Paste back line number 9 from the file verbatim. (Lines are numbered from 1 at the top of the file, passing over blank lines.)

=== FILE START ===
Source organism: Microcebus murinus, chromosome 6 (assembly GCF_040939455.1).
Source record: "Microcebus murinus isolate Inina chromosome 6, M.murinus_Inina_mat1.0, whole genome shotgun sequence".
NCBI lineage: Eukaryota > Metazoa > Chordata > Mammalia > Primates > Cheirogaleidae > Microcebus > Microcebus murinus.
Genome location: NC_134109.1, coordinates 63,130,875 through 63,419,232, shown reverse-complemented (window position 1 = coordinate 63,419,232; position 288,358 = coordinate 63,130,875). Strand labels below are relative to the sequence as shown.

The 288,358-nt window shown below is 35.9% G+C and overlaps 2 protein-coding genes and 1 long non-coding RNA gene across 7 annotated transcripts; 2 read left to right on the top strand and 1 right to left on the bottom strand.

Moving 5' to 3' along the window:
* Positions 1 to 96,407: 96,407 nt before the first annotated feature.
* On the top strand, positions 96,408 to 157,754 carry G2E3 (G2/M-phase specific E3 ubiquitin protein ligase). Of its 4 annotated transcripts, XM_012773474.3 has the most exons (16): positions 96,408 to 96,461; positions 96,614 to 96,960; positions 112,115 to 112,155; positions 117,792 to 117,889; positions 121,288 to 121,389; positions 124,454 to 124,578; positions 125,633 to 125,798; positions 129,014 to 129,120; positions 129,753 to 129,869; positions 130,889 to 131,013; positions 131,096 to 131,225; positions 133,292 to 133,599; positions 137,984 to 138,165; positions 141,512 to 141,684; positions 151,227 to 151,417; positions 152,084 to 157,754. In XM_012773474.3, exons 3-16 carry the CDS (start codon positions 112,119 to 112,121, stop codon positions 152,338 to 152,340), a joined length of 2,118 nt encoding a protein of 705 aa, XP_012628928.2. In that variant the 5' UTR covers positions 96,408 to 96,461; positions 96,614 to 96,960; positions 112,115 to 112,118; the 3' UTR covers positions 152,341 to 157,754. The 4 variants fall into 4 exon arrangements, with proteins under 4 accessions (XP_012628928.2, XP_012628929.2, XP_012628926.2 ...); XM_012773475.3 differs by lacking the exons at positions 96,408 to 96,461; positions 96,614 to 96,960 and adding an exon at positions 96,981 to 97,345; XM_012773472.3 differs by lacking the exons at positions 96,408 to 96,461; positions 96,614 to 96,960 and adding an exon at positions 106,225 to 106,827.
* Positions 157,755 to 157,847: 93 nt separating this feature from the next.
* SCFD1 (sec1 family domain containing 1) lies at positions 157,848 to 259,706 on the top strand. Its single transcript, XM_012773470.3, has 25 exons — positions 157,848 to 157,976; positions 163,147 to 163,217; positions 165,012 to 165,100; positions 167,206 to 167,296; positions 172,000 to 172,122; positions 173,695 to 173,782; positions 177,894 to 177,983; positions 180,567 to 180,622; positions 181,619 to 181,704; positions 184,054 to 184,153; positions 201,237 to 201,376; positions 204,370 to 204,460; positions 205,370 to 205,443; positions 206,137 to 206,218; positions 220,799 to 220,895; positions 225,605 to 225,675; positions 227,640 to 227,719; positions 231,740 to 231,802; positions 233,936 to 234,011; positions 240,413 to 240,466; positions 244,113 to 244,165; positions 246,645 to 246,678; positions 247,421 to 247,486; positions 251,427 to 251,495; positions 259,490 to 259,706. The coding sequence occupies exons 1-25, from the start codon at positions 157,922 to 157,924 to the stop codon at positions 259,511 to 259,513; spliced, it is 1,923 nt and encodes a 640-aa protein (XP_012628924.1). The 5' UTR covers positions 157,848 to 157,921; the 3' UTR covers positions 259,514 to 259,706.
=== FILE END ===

* Positions 157,755 to 157,847: 93 nt separating this feature from the next.